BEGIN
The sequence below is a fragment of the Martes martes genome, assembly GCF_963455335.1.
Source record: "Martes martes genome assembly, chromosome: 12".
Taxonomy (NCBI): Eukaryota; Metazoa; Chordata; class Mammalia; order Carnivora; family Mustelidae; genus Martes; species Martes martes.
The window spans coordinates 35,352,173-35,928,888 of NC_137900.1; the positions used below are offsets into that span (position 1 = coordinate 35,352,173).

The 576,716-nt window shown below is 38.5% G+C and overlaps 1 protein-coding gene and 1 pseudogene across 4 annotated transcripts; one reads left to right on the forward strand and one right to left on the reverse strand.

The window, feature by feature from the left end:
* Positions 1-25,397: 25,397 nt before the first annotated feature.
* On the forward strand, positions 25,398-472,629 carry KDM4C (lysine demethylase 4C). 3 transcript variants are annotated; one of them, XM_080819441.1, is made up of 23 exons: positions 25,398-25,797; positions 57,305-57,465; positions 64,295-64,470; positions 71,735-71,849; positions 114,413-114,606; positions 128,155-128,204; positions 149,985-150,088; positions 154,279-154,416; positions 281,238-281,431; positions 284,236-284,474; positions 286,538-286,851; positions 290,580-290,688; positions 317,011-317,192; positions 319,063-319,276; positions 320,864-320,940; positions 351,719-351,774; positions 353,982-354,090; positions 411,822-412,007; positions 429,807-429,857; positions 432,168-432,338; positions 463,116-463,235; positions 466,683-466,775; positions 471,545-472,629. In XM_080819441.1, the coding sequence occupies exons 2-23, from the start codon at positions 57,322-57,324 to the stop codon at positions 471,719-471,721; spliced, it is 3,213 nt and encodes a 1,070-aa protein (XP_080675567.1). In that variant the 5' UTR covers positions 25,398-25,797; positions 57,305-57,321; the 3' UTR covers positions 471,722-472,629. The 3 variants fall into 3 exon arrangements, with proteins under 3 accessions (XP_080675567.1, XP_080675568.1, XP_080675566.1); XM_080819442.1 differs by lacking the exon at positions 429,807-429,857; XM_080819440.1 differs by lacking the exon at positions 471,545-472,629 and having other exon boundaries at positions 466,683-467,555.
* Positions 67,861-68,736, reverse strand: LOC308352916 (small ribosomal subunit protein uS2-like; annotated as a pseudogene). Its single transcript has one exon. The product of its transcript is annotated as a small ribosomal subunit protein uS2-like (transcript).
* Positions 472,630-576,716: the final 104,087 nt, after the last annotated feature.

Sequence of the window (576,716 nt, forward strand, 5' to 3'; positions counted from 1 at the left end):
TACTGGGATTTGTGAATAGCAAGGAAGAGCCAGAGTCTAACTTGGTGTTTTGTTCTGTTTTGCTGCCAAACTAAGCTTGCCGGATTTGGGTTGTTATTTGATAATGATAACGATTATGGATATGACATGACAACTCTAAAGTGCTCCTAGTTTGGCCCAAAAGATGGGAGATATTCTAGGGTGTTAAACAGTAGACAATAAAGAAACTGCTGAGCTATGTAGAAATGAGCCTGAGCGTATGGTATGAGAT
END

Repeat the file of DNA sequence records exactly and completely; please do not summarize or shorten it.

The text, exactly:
The sequence below is a fragment of the Martes martes genome, assembly GCF_963455335.1.
Source record: "Martes martes genome assembly, chromosome: 12".
Taxonomy (NCBI): Eukaryota; Metazoa; Chordata; class Mammalia; order Carnivora; family Mustelidae; genus Martes; species Martes martes.
The window spans coordinates 35,352,173-35,928,888 of NC_137900.1; the positions used below are offsets into that span (position 1 = coordinate 35,352,173).

The 576,716-nt window shown below is 38.5% G+C and overlaps 1 protein-coding gene and 1 pseudogene across 4 annotated transcripts; one reads left to right on the forward strand and one right to left on the reverse strand.

The window, feature by feature from the left end:
* Positions 1-25,397: 25,397 nt before the first annotated feature.
* On the forward strand, positions 25,398-472,629 carry KDM4C (lysine demethylase 4C). 3 transcript variants are annotated; one of them, XM_080819441.1, is made up of 23 exons: positions 25,398-25,797; positions 57,305-57,465; positions 64,295-64,470; positions 71,735-71,849; positions 114,413-114,606; positions 128,155-128,204; positions 149,985-150,088; positions 154,279-154,416; positions 281,238-281,431; positions 284,236-284,474; positions 286,538-286,851; positions 290,580-290,688; positions 317,011-317,192; positions 319,063-319,276; positions 320,864-320,940; positions 351,719-351,774; positions 353,982-354,090; positions 411,822-412,007; positions 429,807-429,857; positions 432,168-432,338; positions 463,116-463,235; positions 466,683-466,775; positions 471,545-472,629. In XM_080819441.1, the coding sequence occupies exons 2-23, from the start codon at positions 57,322-57,324 to the stop codon at positions 471,719-471,721; spliced, it is 3,213 nt and encodes a 1,070-aa protein (XP_080675567.1). In that variant the 5' UTR covers positions 25,398-25,797; positions 57,305-57,321; the 3' UTR covers positions 471,722-472,629. The 3 variants fall into 3 exon arrangements, with proteins under 3 accessions (XP_080675567.1, XP_080675568.1, XP_080675566.1); XM_080819442.1 differs by lacking the exon at positions 429,807-429,857; XM_080819440.1 differs by lacking the exon at positions 471,545-472,629 and having other exon boundaries at positions 466,683-467,555.
* Positions 67,861-68,736, reverse strand: LOC308352916 (small ribosomal subunit protein uS2-like; annotated as a pseudogene). Its single transcript has one exon. The product of its transcript is annotated as a small ribosomal subunit protein uS2-like (transcript).
* Positions 472,630-576,716: the final 104,087 nt, after the last annotated feature.

Sequence of the window (576,716 nt, forward strand, 5' to 3'; positions counted from 1 at the left end):
TACTGGGATTTGTGAATAGCAAGGAAGAGCCAGAGTCTAACTTGGTGTTTTGTTCTGTTTTGCTGCCAAACTAAGCTTGCCGGATTTGGGTTGTTATTTGATAATGATAACGATTATGGATATGACATGACAACTCTAAAGTGCTCCTAGTTTGGCCCAAAAGATGGGAGATATTCTAGGGTGTTAAACAGTAGACAATAAAGAAACTGCTGAGCTATGTAGAAATGAGCCTGAGCGTATGGTATGAGAT